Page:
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Building the Solar System in Art Class

written by: Beth Taylor • edited by: SForsyth • updated: 1/17/2012

Build the solar system as an art project. It's a classroom group endeavor that incorporates hands-on learning.

  • slide 1 of 4

    Paint the Sun

    sun Because the sun is so much larger than the planets, it is best to have the sun on a wall and hang the planets from the ceiling. Take a large piece of butcher paper, or pieces taped together, and spread out on the floor. Give students mostly yellow paint and let them cover the butcher paper. Before the yellow paint is dry, mix in a few swirls of red and orange. Use brown to include sun spots.

    When dry, cut out a rounded shape and put up on the wall or over a corner near the ceiling.swirl sun 

    Alternatively, if you have the option, paint the sun on the wall, complete with wavy rays of light.

  • slide 2 of 4

    Size the Planets

    The following list is the planet in order of their size by smallest to largest kilometers in diameter. The sizes of the paper mache planets must be relative to each other.

    Blow up round balloons to be the planets, the smallest balloon is Pluto and the largest balloon is Jupiter. You may also choose to use styrofoam balls or any other round or roundish object as the base for paper mache.

    Smaller Planets:

    • Pluto 2,274 km in diameter (notice that Pluto is smaller than our moon!)
    • Mercury diameter 4,880
    • Mars 6,794
    • Venus 12,103.6
    • Earth 12,756.3 and our moon 3,476

    Larger Planets:

    • Neptune 49,532 (Notice that Neptune is just a little smaller than its twin, Uranus)
    • Uranus 51,118
    • Saturn 120,536 (Saturn has rings, we will include those later)
    • Jupiter 142,984.
  • slide 3 of 4

    Paper Mache

    The easiest paper mache is made with newspaper strips and either, flour, water, and peppermint oil, or liquid starch. If using flour, add enough water to white flour to make a thin paste, and add a little peppermint oil for scent.

    Tie yarn around the balloon ends ahead of time. Instruct your students to dip strips of newspaper into the paste, gently run the strip between their fingers to remove excess paste, and lay flat on the balloon. This is repeated until the balloon is covered with a good layer of strips. The balloon must be set aside to dry, at least overnight.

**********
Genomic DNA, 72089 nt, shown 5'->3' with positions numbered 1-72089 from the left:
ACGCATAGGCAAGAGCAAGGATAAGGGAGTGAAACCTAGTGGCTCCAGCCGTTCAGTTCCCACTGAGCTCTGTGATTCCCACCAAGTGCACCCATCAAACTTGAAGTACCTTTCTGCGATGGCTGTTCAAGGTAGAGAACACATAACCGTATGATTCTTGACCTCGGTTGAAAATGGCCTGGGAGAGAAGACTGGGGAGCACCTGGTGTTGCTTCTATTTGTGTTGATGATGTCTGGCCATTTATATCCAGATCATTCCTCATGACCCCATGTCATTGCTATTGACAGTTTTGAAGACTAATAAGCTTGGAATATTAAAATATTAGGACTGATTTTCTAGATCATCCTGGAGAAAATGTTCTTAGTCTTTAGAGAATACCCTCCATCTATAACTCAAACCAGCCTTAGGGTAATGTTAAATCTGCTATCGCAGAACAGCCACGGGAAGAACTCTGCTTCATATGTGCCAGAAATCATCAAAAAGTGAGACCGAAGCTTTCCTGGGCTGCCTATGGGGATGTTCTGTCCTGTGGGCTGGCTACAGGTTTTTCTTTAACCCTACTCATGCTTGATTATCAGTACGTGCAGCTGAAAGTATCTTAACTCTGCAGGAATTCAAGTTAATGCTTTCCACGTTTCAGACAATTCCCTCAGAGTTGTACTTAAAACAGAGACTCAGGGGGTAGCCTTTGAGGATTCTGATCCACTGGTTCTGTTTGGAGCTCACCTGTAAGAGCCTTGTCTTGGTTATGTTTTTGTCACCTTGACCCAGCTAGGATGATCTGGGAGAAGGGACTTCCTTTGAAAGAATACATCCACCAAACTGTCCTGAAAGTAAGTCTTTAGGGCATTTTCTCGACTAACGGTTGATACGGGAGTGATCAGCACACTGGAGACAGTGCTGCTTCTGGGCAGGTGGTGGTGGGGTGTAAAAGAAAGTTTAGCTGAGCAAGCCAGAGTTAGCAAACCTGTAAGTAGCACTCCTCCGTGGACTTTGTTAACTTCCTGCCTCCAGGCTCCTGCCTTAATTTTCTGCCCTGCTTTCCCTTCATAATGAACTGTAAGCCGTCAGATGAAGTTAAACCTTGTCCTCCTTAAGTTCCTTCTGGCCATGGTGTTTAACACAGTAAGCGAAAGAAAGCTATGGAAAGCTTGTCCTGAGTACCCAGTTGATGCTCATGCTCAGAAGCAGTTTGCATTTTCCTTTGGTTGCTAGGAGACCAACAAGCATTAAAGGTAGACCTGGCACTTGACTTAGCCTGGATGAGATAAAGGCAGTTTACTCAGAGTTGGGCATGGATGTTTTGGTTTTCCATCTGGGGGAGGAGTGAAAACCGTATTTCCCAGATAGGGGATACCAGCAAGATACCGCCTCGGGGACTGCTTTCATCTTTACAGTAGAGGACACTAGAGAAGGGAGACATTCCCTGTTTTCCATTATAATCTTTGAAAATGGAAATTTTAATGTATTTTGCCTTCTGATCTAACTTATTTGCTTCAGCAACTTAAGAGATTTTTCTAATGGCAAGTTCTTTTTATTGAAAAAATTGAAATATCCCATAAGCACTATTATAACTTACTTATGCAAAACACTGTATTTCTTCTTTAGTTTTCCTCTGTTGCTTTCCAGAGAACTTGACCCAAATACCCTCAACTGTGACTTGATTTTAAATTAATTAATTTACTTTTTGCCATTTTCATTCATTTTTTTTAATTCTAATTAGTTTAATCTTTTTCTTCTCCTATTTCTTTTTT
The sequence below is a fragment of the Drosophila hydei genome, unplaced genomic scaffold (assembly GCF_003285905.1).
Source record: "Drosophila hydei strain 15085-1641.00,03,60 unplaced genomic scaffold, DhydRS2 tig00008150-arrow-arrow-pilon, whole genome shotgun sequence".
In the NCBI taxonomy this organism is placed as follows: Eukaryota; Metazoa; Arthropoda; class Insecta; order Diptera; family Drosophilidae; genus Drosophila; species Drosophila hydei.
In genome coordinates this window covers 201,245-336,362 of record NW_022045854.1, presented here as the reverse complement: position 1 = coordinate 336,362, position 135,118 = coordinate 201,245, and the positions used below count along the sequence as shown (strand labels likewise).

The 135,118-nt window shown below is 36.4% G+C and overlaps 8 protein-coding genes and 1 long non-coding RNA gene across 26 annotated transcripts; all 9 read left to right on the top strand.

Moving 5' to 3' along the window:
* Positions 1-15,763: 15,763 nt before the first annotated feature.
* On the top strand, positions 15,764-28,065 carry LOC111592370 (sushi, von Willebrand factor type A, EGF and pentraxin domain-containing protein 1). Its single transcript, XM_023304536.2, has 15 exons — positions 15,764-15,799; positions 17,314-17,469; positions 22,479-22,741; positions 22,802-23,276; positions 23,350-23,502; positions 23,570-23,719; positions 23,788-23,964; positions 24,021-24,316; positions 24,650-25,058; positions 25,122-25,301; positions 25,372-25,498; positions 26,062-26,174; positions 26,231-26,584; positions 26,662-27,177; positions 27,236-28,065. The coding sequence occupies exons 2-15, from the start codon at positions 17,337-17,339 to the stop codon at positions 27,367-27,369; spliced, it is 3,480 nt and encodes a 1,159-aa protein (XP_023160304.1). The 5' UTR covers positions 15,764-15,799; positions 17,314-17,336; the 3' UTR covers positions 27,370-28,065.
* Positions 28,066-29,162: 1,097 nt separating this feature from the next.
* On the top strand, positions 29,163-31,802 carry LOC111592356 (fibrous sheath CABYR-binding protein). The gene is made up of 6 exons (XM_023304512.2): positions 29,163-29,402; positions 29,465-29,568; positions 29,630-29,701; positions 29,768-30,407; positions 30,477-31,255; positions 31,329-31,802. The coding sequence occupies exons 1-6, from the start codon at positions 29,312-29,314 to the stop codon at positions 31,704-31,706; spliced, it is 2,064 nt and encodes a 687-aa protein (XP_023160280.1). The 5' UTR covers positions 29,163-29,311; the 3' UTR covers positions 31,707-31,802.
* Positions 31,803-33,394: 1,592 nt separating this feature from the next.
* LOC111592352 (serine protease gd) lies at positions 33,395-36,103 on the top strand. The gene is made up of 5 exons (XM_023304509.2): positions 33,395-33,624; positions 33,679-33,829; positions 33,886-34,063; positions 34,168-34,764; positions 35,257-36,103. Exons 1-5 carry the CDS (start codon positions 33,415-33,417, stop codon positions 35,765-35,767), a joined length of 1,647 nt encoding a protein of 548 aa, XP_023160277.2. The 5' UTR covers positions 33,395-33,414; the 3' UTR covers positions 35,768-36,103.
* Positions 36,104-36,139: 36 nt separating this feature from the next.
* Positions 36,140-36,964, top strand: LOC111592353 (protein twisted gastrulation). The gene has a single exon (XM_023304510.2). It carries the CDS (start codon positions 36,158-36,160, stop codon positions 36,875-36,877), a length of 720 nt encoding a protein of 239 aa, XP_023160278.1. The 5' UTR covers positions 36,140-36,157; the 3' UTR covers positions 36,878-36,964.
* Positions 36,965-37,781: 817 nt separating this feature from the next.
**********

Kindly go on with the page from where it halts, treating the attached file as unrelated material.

If you choose to use styrofoam balls instead of balloons, you will need to insert a hook in the ball from which to hang from the ceiling with string.

    After the paper mache planets are dry, paint them each different colors that represent how we see them. Suggestions:

    Mercury: Red on one side, black on the other.

    Venus: Perhaps a light greenish-yellow, or very light brown.

    Earth: Blue and green with white poles.

    Mars: Red.

    Jupiter: Swirls of browns and reds.

    Saturn: Pink and light blue or beige. Remember she has rings.

    planets 

    Uranus: Light blue.

    Neptune: The same or very slightly darker than Uranus.

    Pluto: Purple.

    After the planets are dry, attach Saturn's rings (below) and hang from your ceiling, in correct order from the painted sun to Pluto.

  • slide 4 of 4

    Saturn's Rings

    To attach Saturn's rings to Saturn, try poking three holes with a needle and inserting three thin wires into the painted, dry, paper mache planet. Take metallic pipe cleaners, and make a long braid that will more than reach around Saturn. Wrap the other end of the wires around the pipe cleaners, and hand Saturn.

Solar System Lessons in Elementary Education

Hands on, artistic techniques to teach students all about the solar system.
  1. Solar System Mural
  2. Building the Solar System in Art Class